178. 178. Atopic dermatitis
  179. 179. Trauma
  180. 180. Drugs
  181. 181. Secondary (complicated)</li></ul>3. Surgery<br /><ul><li> Large incision extracapsular extraction
  182. 182. Phacoemulsification</li></li></ul><li>Classification of Age-related Cataract<br /> According to Morphology<br />1. Subcapsular<br /><ul><li> Anterior
  183. 183. Posterior</li></ul>2. Nuclear<br />3. Cortical<br />4. Christmas tree<br />
  184. 184. Subcapsular cataract<br />Anterior<br />Posterior<br />
  185. 185. Nuclear cataract<br />Progression<br /><ul><li>Exaggeration of normal nuclear</li></ul> ageing change<br /><ul><li> Increasing nuclear opacification
  186. 186. Causes increasing myopia
  187. 187. Initially yellow then brown</li></li></ul><li>Cortical cataract<br />Progression<br />Progressive radial spoke-like opacities<br />Initially vacuoles and clefts<br />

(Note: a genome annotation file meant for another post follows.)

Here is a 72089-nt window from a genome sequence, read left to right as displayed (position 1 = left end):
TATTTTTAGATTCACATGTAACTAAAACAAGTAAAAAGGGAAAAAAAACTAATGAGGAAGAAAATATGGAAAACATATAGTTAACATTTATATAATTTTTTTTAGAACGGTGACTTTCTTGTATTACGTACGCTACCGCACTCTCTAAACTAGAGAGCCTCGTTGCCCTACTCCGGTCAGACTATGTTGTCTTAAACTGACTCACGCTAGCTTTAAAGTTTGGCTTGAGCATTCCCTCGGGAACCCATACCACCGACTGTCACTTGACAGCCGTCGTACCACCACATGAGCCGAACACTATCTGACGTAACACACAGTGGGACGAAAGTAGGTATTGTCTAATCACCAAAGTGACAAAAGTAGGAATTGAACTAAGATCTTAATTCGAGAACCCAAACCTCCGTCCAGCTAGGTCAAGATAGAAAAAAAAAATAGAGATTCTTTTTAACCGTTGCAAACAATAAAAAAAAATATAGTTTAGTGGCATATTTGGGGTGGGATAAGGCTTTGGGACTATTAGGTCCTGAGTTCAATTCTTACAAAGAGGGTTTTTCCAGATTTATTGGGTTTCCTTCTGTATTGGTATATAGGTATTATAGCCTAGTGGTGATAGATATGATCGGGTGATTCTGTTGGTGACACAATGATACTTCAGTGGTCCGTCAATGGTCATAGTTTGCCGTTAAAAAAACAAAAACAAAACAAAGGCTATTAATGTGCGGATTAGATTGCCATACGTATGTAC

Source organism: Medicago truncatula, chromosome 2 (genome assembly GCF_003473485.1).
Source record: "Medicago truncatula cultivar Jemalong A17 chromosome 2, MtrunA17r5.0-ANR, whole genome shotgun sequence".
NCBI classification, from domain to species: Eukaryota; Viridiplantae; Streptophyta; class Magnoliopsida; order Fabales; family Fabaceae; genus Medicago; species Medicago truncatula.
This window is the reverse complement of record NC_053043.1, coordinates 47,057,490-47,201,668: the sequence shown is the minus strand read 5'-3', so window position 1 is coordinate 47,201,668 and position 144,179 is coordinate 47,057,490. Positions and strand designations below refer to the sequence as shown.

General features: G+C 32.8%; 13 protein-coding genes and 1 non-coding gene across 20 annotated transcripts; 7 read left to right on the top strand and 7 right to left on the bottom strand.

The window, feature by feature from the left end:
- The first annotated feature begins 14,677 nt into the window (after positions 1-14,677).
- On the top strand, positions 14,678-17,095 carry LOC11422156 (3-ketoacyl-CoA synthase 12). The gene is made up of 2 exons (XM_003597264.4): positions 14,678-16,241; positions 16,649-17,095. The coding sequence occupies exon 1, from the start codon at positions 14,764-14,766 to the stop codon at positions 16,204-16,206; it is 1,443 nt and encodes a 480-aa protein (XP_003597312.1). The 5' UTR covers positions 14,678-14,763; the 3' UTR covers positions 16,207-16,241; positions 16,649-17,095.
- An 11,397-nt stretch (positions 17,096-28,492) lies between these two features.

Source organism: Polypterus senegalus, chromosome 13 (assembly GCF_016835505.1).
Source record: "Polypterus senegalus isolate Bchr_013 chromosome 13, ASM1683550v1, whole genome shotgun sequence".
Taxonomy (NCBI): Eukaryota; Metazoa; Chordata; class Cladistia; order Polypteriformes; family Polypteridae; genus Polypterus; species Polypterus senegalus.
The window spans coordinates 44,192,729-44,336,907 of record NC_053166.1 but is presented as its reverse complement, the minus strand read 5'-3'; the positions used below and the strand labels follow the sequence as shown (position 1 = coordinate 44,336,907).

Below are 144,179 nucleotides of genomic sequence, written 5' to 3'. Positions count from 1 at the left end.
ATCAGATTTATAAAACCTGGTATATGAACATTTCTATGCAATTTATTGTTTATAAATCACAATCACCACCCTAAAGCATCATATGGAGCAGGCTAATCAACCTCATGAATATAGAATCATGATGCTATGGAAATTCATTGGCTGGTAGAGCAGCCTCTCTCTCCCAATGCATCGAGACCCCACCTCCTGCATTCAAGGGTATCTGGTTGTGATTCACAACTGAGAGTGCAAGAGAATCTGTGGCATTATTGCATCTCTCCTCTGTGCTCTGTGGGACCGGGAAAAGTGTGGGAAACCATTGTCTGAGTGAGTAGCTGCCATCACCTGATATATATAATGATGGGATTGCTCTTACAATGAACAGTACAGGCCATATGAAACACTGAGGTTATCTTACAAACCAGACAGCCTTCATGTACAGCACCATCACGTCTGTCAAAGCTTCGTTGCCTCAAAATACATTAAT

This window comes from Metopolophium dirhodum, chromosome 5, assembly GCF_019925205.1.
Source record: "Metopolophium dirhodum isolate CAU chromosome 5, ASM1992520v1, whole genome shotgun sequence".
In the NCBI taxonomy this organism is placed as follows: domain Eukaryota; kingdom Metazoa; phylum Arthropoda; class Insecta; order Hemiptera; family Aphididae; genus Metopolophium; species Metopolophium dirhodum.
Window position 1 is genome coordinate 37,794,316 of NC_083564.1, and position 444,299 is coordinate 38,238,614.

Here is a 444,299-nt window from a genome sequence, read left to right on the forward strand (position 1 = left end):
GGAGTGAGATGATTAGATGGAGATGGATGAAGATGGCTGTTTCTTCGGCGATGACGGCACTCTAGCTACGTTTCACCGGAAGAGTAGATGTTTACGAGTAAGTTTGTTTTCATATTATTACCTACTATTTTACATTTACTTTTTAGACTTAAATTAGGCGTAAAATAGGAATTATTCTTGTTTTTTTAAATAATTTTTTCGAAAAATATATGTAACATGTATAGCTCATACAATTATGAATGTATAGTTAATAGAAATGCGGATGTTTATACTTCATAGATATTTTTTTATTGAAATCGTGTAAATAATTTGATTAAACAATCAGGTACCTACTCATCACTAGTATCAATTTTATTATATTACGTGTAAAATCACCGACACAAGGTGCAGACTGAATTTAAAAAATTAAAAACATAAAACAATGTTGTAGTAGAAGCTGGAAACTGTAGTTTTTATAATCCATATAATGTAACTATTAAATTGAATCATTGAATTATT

188. 188. Christmas tree cataract<br />Polychromatic, needle-like opacities<br />May co-exist with other opacities<br />
  189. 189. Classification according to maturity<br />Immature<br />Mature<br />Hypermature<br />Morgagnian<br />
  190. 190. Other causes of cataract - diabetes<br />Juvenile<br />Adult<br /><ul><li>Cortical and subcapsular</li></ul> opacities<br /><ul><li>White punctate or snowflake</li></ul> posterior or anterior opacities<br /><ul><li> May progress more quickly</li></ul>thanin non-diabetics<br /><ul><li> May mature within few days</li></li></ul><li>Other causes of cataract - atopic dermatitis<br /><ul><li>Cataract develops in 10% </li></ul> of cases between 15-30 years<br /><ul><li> Anterior subcapsular plaque</li></ul> (shield cataract)<br /><ul><li>Bilateral in 70%